When searching for the perfect place to open up their new eatery, Fish Tales Seafood & Steak House owners Dan and Peggy Wesner got all the way to the edge of the ocean, threw up their arms, and said, "good enough." Today, their endeavor has paid off, and diners from near and far come to feast on the restaurant's flaky fish sandwiches. Each day, the kitchen releases its bounty of freshly caught whitefish and tuna onto plates, serving it in steak, fillet, or sandwich form. Chefs also assemble steak, chicken, and salmon into skillets, which arrive to tables chock-full of potatoes, tomatoes, onions, and green beans.
Fish Tale’s marina-side location attracts visitors from water and land, with room to dock your sailboat or warmongering naval flotilla. Wooden benches and tiki accoutrements adorn the dining room, and bartenders at the eatery’s two waterfront bars dispense a bevy of frosty brews.
Midtown Sundries quenches guests’ thirsts with refreshing drinks served in an upscale, sports-centric atmosphere. Parched patrons can imbibe goblets filled with 1 of 16 American or European craft beers on tap ($3.50–$8) as they watch professional athletes hit baseballs, catch footballs, and whisper sweet-nothings into soccer balls’ ears on the bar’s 35 televisions. Well drinks ($4.75) require a full-fisted grip, and glasses of wine ($5.25–$8.50) permit guests to elegantly sip with two fingers and a prehensile tail. Located down the street from Tropicana Field, Midtown Sundries also provides visitors with free garage parking and complimentary trolley service to and from Tampa Bay Rays baseball games.
Chef Scott Vogel calls upon fresh, seasonal ingredients to inspire his dynamic dinner menu of European-spun sustenance. Practice your dish-passing skills before Thanksgiving by sharing some tasty tapas with your table, such as lump blue crab cakes, which come paired with spicy aioli and Asian slaw ($12), or pulled-duck quesadillas, which will pull at your stomach's heart strings with a symphony of meat, asiago cheese, and roasted peppers ($10). The bistro specializes in fresh fish dishes; opt for the wild-Norwegian-salmon entree ($16) if you have the appetite of a Viking or if your body's omega-1 and omega-2 fatty acids need a mediator. Diners that prefer a finless feast can savor a citrus-soy- marinated sirloin with chipotle balsamic glaze ($18), and vegetarians can indulge in the creamy wild-mushroom and grilled-vegetable risotto ($17). Complement your meal with something from the bar's ample selection of craft beers, specialty martinis, and wines by the bottle or glass.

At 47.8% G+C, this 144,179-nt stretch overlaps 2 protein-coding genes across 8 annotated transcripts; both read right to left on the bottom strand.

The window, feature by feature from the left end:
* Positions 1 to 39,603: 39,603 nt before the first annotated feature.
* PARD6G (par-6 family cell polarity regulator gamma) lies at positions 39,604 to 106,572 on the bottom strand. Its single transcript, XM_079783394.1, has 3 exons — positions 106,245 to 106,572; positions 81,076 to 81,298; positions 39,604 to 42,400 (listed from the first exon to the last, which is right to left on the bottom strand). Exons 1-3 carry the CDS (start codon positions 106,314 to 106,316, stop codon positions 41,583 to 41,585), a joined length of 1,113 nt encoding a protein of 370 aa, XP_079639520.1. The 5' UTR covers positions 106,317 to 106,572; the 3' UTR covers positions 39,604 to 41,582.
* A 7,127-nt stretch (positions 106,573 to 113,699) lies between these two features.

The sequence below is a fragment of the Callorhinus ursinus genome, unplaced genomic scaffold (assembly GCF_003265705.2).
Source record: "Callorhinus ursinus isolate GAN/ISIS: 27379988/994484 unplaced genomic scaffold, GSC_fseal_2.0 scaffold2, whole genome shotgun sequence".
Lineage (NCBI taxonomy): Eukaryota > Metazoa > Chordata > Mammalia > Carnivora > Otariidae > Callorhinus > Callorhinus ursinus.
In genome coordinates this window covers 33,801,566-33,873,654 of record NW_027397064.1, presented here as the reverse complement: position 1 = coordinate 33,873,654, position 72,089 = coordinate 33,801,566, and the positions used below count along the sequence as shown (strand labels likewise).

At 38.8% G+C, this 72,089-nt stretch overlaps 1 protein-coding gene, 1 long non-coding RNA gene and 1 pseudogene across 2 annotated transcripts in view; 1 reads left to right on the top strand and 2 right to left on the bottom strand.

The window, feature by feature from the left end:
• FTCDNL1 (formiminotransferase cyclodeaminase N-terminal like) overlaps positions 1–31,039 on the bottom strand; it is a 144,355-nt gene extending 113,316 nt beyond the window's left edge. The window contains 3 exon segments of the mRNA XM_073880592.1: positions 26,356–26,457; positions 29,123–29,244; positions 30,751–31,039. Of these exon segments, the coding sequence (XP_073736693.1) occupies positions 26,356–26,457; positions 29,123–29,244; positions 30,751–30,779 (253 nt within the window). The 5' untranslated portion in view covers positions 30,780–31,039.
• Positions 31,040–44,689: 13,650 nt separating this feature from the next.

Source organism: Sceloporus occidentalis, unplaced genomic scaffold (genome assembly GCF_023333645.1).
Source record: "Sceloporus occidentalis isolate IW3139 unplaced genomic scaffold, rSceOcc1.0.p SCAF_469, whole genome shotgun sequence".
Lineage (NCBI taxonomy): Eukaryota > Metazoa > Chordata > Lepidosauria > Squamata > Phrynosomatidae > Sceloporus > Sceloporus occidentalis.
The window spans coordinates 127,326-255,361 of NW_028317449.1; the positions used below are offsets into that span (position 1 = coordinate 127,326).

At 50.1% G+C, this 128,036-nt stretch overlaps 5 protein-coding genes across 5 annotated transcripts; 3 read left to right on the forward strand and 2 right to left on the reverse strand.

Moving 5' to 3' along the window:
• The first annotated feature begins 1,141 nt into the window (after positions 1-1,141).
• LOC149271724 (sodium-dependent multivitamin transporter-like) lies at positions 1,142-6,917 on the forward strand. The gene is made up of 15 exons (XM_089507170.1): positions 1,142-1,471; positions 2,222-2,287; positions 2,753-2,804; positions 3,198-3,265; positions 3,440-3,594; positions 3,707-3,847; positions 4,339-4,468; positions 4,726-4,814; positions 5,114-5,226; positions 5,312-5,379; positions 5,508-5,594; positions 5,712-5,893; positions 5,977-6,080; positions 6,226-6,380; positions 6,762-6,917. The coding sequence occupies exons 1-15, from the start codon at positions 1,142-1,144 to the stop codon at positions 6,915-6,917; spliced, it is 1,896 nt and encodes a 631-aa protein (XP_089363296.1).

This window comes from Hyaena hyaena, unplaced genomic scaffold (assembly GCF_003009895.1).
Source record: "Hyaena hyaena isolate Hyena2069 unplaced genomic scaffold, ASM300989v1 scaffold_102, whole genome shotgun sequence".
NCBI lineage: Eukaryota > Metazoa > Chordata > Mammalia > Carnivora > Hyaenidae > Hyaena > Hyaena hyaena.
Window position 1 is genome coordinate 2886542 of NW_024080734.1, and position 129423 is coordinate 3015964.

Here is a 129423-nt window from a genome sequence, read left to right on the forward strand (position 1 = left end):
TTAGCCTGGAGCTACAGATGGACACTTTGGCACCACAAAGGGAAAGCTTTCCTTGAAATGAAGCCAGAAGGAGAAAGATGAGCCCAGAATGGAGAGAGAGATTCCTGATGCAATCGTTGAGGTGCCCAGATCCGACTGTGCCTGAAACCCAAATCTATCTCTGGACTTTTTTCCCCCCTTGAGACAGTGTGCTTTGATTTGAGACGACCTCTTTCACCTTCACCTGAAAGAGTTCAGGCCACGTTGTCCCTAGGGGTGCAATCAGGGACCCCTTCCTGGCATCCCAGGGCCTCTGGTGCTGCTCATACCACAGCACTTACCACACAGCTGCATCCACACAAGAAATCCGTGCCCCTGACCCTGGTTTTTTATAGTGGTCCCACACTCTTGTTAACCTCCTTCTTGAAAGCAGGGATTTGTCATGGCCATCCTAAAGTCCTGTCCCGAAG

The cylinder sculptors at the relaxing Central Cigars hand roll cigars on-site with 100% Cuban seed and 100% long-leaf filler. Connecticut shade wrappers enclose the smooth, mild flavors of the Connecticut Robusto ($7.95) and the Connecticut Toro ($8.95). Sumatra wrappers such as the Sumatra Toro ($8.95) or the Sumatra Torpedo Giant ($11.95) emit meandering smoke trails that pirouette through the air like a jazzercising ghost. Hoarding ashtrays also collect the flecks from a variety of name brands, including Arturo Fuente, Padron, Ashton, and Rocky Patel ($3.95+).
At Crowley's Downtown, traditional Irish meals commence with an authentic plate of Irish bangers ($6.50), paired with a side of mashed potatoes and gravy. Go entreeing with the slammin' cod sandwich ($9), with Guinness-battered fried cod gently hugged by bread. After 4 p.m., the traditional Irish stew ($13.50) quiets grumbling tummies with a brimming mix of lamb, potatoes, and carrots. For dessert, liquor and cheesecake combine superpowers like Captain Planet receiving an eye transplant from Cyclops to form the unstoppable Bailey's Irish cheesecake ($5). Barley buffs can comb the pub's page-turning beer list, which includes Irish specialties like Magners Irish Cider and Murphy's Irish Stout, as well as a few American variations, such as Rogue Shakespeare Stout, a creamy, mellow beer.